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Published: Wednesday, 4/6/2005

Thomas Cahill talk focuses on the humans in history

BY TAHREE LANE
BLADE STAFF WRITER
Cahill Cahill
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Thomas Cahill's talk last night to nearly 600 history lovers included the author singing his own melody to Sappho's poem, which he had translated from ancient Greek, and fielding a question about who might be the next pope.

What's not dusty about history are the people who lived in other, alien times, he said. Our world views and philosophies differ from theirs but our bodies are the same as theirs.

"You must find the human beings" in history, Cahill told the mostly over-50 audience at his Authors! Authors! talk in the Great Hall of the Stranahan Theater.

Through his wide-ranging, hour-long discourse, smartly tailored Cahill touched on contributions by St. Patrick, Jesus, Homer, David, and the terrors created by Alexander the Great.

Cahill, 65, is in the midst of a 40-year project to tease from western history the threads that created contemporary western sensibility: why we think and feel the way we do. He also aims to describe the essential moments in history when everything was at stake until someone arrived and helped the world move on.

First in his "hinges of history" series was 1995's How the Irish Saved Civilization, set in the 5th century. It centers on St. Patrick and the Irish monks who copied literature and history while Europe was trampled by ignorance.

Next came his three books about ancient Greeks, ancient Jews, and primitive Christians.

He plans to publish the final volumes in 2006, 2008, and 2010.

Cahill's love of history began at his mother's knee. He listened to the aphorisms she had heard from her own mother, a countrywoman from the midlands of Galway in Ireland, such as "When you've harrowed as much as I've ploughed, then you'll know something" and "You never know who'll take the coal off your foot when it's burning you."

He understood there were lives that had been left behind, and he felt a connection with those strangers. He found the metaphors thrilling.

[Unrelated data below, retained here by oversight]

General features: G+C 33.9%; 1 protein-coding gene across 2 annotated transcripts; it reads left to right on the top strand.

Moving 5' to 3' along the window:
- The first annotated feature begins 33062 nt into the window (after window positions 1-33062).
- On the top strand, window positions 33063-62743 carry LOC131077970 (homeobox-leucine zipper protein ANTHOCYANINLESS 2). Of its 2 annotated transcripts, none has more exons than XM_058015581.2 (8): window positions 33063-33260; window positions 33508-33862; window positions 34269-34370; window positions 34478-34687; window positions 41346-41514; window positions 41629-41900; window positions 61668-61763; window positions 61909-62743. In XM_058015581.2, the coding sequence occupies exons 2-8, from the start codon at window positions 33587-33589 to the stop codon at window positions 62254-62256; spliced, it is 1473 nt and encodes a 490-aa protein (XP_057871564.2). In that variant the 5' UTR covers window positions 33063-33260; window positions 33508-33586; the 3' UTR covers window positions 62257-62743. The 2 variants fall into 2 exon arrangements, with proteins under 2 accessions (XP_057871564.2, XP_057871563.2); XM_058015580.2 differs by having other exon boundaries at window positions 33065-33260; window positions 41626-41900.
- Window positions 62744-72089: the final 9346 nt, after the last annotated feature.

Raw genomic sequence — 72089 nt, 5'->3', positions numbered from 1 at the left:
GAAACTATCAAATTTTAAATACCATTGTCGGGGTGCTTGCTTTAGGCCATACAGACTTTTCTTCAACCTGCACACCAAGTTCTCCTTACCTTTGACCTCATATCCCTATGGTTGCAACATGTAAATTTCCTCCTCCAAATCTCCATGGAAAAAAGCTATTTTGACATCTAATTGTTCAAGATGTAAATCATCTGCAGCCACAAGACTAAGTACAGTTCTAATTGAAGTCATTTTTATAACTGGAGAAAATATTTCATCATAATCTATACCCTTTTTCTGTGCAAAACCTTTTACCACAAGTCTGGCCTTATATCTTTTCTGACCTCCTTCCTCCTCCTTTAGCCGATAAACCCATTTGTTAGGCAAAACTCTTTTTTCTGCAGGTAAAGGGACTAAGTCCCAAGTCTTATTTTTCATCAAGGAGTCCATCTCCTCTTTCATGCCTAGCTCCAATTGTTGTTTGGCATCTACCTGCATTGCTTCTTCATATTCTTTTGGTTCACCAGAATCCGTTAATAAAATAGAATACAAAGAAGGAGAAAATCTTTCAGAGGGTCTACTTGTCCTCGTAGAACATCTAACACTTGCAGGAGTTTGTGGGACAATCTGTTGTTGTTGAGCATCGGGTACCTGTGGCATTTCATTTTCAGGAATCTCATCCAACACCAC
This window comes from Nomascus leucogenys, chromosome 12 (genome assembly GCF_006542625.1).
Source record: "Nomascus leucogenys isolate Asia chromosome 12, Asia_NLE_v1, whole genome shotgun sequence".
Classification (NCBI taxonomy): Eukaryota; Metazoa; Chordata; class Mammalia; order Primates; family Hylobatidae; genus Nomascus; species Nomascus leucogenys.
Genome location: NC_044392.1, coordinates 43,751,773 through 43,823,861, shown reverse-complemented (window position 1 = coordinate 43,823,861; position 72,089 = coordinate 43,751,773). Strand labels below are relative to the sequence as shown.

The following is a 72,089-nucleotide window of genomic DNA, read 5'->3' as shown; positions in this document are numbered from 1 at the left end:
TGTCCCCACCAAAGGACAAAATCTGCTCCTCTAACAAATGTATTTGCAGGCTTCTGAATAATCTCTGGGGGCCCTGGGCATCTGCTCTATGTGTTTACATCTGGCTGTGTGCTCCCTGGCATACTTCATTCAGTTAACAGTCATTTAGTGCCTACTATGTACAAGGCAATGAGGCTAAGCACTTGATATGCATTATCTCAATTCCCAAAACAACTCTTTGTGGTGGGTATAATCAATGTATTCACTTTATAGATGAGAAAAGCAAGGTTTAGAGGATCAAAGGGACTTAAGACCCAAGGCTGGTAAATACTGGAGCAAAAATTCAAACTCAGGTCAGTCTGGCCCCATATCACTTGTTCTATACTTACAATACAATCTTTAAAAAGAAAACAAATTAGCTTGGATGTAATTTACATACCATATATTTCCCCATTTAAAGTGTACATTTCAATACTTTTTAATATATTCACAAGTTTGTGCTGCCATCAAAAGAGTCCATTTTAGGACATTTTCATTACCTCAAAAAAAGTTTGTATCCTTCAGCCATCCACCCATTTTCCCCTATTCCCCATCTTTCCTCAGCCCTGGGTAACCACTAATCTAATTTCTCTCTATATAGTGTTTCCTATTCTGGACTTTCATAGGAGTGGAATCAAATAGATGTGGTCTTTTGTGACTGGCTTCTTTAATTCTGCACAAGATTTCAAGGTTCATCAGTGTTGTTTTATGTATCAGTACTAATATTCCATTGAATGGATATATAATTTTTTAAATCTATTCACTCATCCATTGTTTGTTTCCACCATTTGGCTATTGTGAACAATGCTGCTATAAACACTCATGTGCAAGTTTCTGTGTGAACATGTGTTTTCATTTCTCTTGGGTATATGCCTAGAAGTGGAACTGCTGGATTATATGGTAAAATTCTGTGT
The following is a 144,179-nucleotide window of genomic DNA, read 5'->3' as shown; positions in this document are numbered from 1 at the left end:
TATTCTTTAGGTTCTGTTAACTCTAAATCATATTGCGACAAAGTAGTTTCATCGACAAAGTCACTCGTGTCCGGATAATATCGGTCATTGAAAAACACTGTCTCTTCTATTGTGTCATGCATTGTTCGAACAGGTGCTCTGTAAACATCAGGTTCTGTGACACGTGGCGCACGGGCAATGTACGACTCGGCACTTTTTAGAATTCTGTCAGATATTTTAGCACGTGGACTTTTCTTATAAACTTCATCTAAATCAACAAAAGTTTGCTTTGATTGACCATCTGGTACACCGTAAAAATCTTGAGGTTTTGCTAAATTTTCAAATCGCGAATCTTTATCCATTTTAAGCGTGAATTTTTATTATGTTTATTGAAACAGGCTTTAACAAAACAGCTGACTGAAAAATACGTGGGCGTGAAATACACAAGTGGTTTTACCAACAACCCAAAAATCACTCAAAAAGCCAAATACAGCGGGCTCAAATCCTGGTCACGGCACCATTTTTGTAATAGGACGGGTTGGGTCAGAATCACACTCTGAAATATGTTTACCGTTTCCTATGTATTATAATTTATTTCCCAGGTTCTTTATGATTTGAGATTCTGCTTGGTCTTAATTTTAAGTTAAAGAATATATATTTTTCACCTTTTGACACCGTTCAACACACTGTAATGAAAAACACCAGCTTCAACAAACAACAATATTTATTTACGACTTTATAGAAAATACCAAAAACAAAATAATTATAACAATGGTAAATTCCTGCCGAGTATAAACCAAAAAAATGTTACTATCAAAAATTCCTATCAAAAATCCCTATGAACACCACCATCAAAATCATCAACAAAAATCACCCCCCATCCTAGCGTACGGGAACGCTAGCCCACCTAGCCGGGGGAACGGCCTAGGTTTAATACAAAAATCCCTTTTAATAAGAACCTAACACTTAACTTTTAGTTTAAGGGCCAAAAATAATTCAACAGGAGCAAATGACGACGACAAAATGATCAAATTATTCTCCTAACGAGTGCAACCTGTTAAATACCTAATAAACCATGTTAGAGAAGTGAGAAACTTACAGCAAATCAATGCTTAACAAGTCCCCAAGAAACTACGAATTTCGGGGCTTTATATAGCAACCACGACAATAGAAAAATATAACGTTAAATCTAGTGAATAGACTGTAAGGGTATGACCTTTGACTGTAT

After his talk, a man from the audience asked Cahill, a Catholic who lives in Rome part of the year, to speculate on who might become the next pope.

"My nomination would be John XXIII," he said to audience applause. Cahill wrote a 2002 book, Pope John XXIII, about the beloved pontiff who led the Catholic church into the modern era with the Second Vatican Council. "I can tell you, what's going on right now is a food fight," he said. The two big voting blocks are church leaders from Latin America and Europe.

Most likely, he said, the next pope will be an Italian. "They're a naturally moderating people. They're not extremists."

Among last night's audience were some 100 people from St. Paul's Lutheran Church in Maumee. Pastor Roger Miller purchased the tickets from a grant he received for clergy renewal.

Pastor Miller has said he was influenced by how St. Patrick not only converted a pagan nation but also improved the Irish people's character and quality of life. He plans to travel to Ireland this year to walk in the footsteps of St. Patrick.

The next speaker in the Authors! Authors! series will be Debbie Travis at 7 p.m. Wednesday, May 11, in the Great Hall of the Stranahan Theater. She wrote Debbie Travis' Painted House and hosts television programs offering decorating techniques that can be done for modest costs.

Contact Tahree Lane at:

tlane@theblade.com

or 419-724-6075.



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